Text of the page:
Library and Information Services at Carthage College

Centralizing Help Requests
Honoree: 
Carthage College
Program Category: 
Tracking help requests at Carthage College has resulted in time and money savings­—as well as happier users.

The Library and Information Services (LIS) department at Carthage College (Wis.) has provided support services to the campus community since 2001. Part library information desk, part IT and media help desk, LIS’ 22 staff members answer nearly 10,000 questions a year, ranging from where to find a book to figuring out why a student’s email account suddenly stopped working or helping a faculty member put a course online.

With requests on the rise, a tracking process was needed to keep employees and community members informed. By combining Request Tracker, an open source ticket system, with Google Apps for Education, which allows work to be assigned and scheduled, LIS could more efficiently and effectively dole out help requests and keep the requestor informed regarding problem resolution, all at no cost.

Carol Sabbar, director of information services, explains that, in the past, students, faculty, and staff would call the central help desk, enter the library, or catch an LIS employee in the hall to ask a question or request help. That request then had to be logged, with most requests being jotted down on slips of paper that had the potential to be misplaced. There was no way to keep the original requestor updated regarding status, which often resulted in follow-up calls and requests.

Now, students and faculty can initiate their own help requests, via email or web, which cuts out the reporting middleman and the potential for errors. “Not losing track of requests is a big deal,” says Sabbar.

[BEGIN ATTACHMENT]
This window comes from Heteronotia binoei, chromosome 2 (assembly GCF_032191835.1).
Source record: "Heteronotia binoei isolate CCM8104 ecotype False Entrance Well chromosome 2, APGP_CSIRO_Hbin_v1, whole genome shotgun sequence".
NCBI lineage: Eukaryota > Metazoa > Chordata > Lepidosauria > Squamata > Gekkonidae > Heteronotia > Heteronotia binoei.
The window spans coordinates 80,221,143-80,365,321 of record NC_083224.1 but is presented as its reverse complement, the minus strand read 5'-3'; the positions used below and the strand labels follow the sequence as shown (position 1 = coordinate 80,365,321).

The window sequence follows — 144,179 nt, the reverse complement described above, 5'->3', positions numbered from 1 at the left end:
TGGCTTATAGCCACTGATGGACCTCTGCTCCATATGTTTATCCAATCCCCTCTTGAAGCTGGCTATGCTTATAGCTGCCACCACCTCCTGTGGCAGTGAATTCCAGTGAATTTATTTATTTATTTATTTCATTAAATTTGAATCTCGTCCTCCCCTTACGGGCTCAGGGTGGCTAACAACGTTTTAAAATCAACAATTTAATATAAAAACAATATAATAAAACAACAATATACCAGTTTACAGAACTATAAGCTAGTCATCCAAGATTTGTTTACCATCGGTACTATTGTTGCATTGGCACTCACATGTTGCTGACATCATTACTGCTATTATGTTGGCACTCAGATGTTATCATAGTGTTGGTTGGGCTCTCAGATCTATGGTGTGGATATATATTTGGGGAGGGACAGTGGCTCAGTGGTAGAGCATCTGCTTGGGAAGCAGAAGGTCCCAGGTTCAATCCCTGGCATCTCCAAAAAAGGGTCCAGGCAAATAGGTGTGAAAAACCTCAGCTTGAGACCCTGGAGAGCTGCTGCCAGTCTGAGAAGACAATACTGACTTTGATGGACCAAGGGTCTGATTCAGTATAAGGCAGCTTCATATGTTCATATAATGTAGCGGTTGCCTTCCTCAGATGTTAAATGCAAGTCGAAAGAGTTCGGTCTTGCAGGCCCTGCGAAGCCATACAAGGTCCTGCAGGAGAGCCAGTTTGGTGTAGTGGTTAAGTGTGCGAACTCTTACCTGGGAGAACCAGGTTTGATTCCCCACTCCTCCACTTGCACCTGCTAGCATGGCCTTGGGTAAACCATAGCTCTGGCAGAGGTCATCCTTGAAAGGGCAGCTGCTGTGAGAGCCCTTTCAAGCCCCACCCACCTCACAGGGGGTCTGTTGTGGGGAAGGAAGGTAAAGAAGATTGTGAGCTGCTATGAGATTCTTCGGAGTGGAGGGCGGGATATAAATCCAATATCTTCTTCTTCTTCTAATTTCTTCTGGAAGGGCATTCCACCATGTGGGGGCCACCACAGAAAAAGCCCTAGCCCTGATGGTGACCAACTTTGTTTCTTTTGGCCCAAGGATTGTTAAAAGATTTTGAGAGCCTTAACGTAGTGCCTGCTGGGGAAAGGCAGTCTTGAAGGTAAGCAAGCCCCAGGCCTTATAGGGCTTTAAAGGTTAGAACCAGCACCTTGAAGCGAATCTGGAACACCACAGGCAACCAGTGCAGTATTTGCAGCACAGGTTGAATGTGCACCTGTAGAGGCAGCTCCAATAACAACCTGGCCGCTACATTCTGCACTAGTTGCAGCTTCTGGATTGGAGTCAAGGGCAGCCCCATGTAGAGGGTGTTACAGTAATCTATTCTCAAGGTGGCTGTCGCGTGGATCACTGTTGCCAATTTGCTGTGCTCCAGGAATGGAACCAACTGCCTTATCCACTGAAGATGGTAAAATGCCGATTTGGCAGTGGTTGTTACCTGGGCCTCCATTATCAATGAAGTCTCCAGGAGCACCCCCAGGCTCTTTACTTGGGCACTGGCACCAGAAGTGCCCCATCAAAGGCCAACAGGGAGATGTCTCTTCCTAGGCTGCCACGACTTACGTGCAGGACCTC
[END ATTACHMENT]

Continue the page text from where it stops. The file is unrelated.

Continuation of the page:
As help requests are reported, they are then prioritized and scheduled. Through Request Tracker, new requests can be created and community members can track progress on existing tickets, add new information, or close them out as resolved. Technicians can update requests, adding comments regarding progress that are then emailed to requesters to keep them updated.

“As long as the user knows the issue will be resolved, user satisfaction goes way up,” says Sabbar. She estimates that as many as 80 percent of repeat, follow-up phone calls have been eliminated with the new system.

Once a user submits a request, the work gets scheduled by one of the department’s student employees. And when all the needed resources are available—such as a reference librarian to help a student with research, a computer part, or access to classroom equipment—an “event” is created within Google Calendar. Calendar invitations are sent to student staff members to determine availability to address the request. The assigned worker can then be reminded through his or her smartphone of the upcoming appointment. Workers can update and resolve requests from wherever they are on campus, in near real-time.

Sabbar says Carthage is saving about $4,000 annually from the implementation of the Request Tracker and Google Apps system, while staff time is now better allocated. Being able to delegate responsibilities to student employees has freed up full-time staff for higher-value tasks, with 98.5 percent of help requests having been resolved in the past three years. Carthage’s new system is “an unbeatable combination,” says Sabbar.

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